10ab58dc-8daf-45a2-8cc5-36785941c5c5 | 8dabed54-1de3-443b-8348-10e9add2dc1b
 10ab58dc-8daf-45a2-8cc5-36785941c5c5 | 106f67fb-19de-4cc3-96ed-3cde35af4e76
 10ab58dc-8daf-45a2-8cc5-36785941c5c5 | e3310525-a462-4933-bc17-0bb77fdb774d
 10ab58dc-8daf-45a2-8cc5-36785941c5c5 | 5227d0ff-513a-4097-a00a-90228ecca232
 a2b3dc39-2379-4150-bdf6-fafd580597c4 | 8dabed54-1de3-443b-8348-10e9add2dc1b
 a2b3dc39-2379-4150-bdf6-fafd580597c4 | 5227d0ff-513a-4097-a00a-90228ecca232

So now let's stitch it all together:

 SELECT  touched.usr,
         MAX(touched.last_mod) AS last_mod,
         ARRAY_AGG(term ORDER BY term) FILTER (WHERE term IS NOT NULL)
 FROM    touched
     LEFT JOIN active_terms
         ON touched.usr = active_terms.usr
 GROUP BY 1
 ORDER BY last_mod
 LIMIT 100

We select the usr and MAX(last_mod), plus all the agreed terms as an array using ARRAY_AGG. A nice feature I learned while working on this query is that you can FILTER the data aggregated by ARRAY_AGG, which we're using here to make sure we return an empty array instead of an array containing NULL. This is more or less cosmetically, but it did make it easier to import the data without having to weed out NULLs (or @undef@s in Perl space).

The LEFT JOIN makes sure we get both the users that have agreed to a term (via active_terms) and the users who currently do not have an active term (and thus revoked their terms) and are therefore not present in active_terms.

ORDER_BY and LIMIT make sure that we get the right amount of data in the correct order, so that the client consuming this data can be implemented as shown above.

The final result looks like this, which is exactly3 what we need in the Newsletter app:

            realm_account             |           last_mod            |    array_agg
--------------------------------------+-------------------------------+---------------------
 10ab58dc-8daf-45a2-8cc5-36785941c5c5 | 2018-05-27 11:00:19.469262+00 | {8dabed54-1de3-443b-8348-10e9add2dc1b,106f67fb-19de-4cc3-96ed-3cde35af4e76,e3310525-a462-4933-bc17-0bb77fdb774d,5227d0ff-513a-4097-a00a-90228ecca232}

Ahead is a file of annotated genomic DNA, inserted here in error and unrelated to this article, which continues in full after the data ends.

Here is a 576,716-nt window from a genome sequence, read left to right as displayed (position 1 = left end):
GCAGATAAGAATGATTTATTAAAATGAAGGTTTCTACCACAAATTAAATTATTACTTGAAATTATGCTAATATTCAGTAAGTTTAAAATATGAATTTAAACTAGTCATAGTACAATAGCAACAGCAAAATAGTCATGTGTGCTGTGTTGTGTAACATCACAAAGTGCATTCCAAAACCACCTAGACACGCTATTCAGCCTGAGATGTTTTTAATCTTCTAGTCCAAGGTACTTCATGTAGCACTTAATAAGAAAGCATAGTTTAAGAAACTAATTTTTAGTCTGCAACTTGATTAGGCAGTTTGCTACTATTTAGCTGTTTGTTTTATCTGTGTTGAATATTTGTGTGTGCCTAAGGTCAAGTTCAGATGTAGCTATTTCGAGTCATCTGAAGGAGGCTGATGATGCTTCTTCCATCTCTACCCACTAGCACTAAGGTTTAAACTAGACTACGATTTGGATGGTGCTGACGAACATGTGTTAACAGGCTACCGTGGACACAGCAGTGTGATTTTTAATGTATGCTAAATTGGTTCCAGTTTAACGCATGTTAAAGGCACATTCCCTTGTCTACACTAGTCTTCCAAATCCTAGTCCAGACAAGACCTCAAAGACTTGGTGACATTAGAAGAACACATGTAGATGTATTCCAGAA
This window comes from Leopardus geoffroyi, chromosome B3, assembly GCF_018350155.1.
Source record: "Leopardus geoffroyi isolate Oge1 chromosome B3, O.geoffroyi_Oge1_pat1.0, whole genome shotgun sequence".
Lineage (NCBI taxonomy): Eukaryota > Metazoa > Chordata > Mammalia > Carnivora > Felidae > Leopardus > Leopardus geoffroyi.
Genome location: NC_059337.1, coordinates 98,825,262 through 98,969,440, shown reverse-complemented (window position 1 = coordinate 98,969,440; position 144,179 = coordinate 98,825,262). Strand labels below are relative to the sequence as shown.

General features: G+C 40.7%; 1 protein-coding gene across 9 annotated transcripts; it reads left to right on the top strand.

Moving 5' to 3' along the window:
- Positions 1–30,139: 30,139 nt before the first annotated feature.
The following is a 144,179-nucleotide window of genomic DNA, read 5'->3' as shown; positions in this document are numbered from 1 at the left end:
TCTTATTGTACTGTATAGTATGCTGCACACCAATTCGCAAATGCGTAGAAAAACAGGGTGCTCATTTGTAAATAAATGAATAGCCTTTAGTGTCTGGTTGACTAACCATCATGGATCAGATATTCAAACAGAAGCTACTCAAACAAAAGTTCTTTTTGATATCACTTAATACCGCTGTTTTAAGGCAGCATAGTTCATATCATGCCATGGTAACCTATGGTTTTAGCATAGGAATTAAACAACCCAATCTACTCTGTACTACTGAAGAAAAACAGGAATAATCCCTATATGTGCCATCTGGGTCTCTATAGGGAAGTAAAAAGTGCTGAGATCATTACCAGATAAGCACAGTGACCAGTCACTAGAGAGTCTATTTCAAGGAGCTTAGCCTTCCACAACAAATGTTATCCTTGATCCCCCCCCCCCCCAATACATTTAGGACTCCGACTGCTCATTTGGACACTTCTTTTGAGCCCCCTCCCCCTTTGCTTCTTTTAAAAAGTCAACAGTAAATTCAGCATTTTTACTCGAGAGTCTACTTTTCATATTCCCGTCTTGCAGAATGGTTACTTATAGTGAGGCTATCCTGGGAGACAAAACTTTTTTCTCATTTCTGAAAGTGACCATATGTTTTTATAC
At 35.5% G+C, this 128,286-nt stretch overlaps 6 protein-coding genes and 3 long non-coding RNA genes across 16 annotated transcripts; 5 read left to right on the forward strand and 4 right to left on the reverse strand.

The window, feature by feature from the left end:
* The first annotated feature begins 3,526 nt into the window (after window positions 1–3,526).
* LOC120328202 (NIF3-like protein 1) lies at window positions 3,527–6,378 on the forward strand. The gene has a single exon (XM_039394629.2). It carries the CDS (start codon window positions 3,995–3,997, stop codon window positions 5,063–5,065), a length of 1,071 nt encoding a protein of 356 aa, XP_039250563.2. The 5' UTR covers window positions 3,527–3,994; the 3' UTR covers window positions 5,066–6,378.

a2b3dc39-2379-4150-bdf6-fafd580597c4 | 2018-05-27 11:03:30.874196+00 | {8dabed54-1de3-443b-8348-10e9add2dc1b,5227d0ff-513a-4097-a00a-90228ecca232}
 34226bf6-0bd0-4130-bb86-a81171407a1c | 2018-05-27 11:04:55.930807+00 | 

Summary

I hope this once again shows the power of raw SQL, which combined with a bit of Perl makes for really nice, clean and performant code that's easy to use!

Thanks

Updates

Footnotes

0 The more obvious solution to have the newsletter system ask Auth via an API call if a given user has agreed does not scale too well when you need to send 100.000 mails in a reasonable time frame.

1 The API only returns n entries per call. If more than n entries would have happened in the same second, we would get the same set back forever. Luckily, I know the data and can verify that this does not happen (at least not now, but maybe we'll get a lot more users per day in the future..)

2 This could probably be wrapped into a call to selectall_arrayref, but I always have to loop up the exact syntax, and maybe will have to do some per-row data munging, so I prefer to just walk the resultset myself.

3 Not per accident, but by design!

Comments (via senph)

08.04.2018: Things I learned at the German Perl Workshop 2018
11.03.2018: Forking tests
26.02.2018: Announcing Plack::Middleware::StatsPerRequest
18.02.2018: Announcing CtrlO::Crypt::XkcdPassword
12.08.2017: How to make Perl conferences beginner friendly
12.08.2017: Things I learned at the European Perl Conference 2017 in Amsterdam
04.08.2017: What I expect from a Web Framework
>>>>>>>>>>
<